BOSTON — Christian Vazquez has been one of the more pleasant surprises for the Red Sox so far this season.
Not known for his offensive prowess, Vazquez finds himself hitting .311 with five home runs and a .881 OPS. The five homers already match his career-high set in 2017.
In Friday night’s series opener vs. the Astros, he continued his success at the plate going 3-for-4 with two doubles and driving in Boston’s lone run.
Vazquez has been the Red Sox’ primary backstop over the last three seasons, but this year still is a bit different for the 28-year-old. He’s isn’t looking over his shoulder and seeing Blake Swihart, once a top Sox prospect, competing for a regular role. Sure, there’s still Sandy Leon, but it isn’t a debate who “the guy” is or should be at catcher for Boston.
Red Sox manager Alex Cora said Saturday he believes designating Swihart for assignment last month sent Vazquez a message.
“I do feel that [DFA’ing Swihart] — and that wasn’t the reason, it was just a baseball move — it challenged [Vazquez],” Cora said. “You know, like ‘hey, we believe you can hit. We believe you can be an all-around catcher.’”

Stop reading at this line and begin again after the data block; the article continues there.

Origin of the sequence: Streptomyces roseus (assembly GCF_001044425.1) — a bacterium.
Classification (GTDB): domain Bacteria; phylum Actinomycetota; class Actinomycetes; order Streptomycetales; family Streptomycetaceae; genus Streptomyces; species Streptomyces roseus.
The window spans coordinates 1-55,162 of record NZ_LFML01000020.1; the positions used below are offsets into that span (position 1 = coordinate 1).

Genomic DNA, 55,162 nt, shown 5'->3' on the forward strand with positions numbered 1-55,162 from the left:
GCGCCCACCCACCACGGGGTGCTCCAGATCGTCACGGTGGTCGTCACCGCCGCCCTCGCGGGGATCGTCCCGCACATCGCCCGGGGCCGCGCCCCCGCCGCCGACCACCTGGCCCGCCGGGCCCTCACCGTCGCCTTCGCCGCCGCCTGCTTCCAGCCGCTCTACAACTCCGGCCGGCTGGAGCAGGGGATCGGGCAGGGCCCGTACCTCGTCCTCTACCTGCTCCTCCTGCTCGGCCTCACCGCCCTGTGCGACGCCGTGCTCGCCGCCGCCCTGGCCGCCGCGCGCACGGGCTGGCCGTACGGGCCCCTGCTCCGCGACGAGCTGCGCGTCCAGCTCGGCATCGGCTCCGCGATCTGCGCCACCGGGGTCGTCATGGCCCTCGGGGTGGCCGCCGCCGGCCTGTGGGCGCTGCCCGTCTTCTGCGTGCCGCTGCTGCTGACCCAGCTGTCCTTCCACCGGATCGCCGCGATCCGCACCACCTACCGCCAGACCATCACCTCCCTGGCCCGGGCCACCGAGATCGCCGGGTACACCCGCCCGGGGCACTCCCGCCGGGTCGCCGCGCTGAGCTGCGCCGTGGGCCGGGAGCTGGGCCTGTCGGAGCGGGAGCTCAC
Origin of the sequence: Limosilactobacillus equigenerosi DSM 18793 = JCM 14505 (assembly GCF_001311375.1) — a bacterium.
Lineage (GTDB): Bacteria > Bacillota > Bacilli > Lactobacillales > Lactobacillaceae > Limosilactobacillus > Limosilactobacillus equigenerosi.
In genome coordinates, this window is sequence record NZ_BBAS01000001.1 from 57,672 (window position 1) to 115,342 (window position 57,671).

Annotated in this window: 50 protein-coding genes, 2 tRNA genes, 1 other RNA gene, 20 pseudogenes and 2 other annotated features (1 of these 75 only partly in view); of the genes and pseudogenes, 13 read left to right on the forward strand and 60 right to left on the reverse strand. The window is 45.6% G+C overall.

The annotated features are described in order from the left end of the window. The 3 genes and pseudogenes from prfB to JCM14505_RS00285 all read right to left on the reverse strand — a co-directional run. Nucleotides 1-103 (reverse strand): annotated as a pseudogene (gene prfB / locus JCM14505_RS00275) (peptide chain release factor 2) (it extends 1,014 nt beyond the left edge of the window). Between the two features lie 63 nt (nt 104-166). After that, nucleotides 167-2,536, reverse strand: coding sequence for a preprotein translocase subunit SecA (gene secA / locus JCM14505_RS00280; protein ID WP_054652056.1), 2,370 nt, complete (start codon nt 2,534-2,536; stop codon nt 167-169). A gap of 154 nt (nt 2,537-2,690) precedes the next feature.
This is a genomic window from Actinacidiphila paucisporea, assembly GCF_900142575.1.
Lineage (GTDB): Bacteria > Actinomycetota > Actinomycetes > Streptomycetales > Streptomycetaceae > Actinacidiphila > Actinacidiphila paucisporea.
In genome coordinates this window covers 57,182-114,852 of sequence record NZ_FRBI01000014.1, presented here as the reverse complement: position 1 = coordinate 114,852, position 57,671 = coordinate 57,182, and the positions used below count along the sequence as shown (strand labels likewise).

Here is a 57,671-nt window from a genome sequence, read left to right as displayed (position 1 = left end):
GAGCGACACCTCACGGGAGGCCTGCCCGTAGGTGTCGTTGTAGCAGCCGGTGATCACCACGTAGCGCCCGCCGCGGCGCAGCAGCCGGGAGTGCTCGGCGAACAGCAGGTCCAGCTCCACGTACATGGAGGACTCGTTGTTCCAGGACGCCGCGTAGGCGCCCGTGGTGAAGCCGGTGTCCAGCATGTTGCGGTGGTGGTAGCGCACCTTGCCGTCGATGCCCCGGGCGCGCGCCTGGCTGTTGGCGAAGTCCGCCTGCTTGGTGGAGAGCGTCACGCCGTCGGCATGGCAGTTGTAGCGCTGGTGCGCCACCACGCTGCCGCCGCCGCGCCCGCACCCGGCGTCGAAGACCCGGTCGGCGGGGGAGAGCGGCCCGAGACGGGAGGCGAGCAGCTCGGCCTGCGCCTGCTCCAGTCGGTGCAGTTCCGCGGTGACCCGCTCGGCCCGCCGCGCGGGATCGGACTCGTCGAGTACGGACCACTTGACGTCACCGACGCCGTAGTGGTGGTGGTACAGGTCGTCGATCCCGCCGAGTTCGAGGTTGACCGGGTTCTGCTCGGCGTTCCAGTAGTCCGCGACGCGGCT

Vazquez’s improvement at the plate hasn’t been all about Swihart’s departure, of course. He had his moments during Boston’s World Series run — particularly in the Division Series against the Yankees — and carried that experience over into the new campaign.
“Christian actually in the offseason decided to improve his swing,” said Cora. “He was very successful in the playoffs. I don’t know about the numbers, but the quality of the at-bats were great. If you go back to the people he faced starting with [Luis] Severino and then the home run against [Zack] Britton and the at-bat against [Justin Verlander] … he made a conscious effort to keep getting better. It wasn’t a great offensive season for him, obviously he got hurt, but he did his homework.
“It’s been great to see him this way. He’s not the same guy two years ago, three years ago that he was just getting lucky getting hits. Now, you can see it. He’s driving the ball. He’s actually controlling the zone. Probably more swings and misses, but we’ll take this.”
As great as things of gone for Vazquez in the young season, there’s a long way to go. 118 games, to be exact.
Cora likes what he’s seeing, but now it’s a matter of consistency. The message to Vazquez has gone from “we believe you can hit” to “keep hitting.”
“There’s a lot of stuff going on with him, which is great,” Cora said. “But at the same time, he knows that we’re going to keep pushing him. He needs to keep getting better.”
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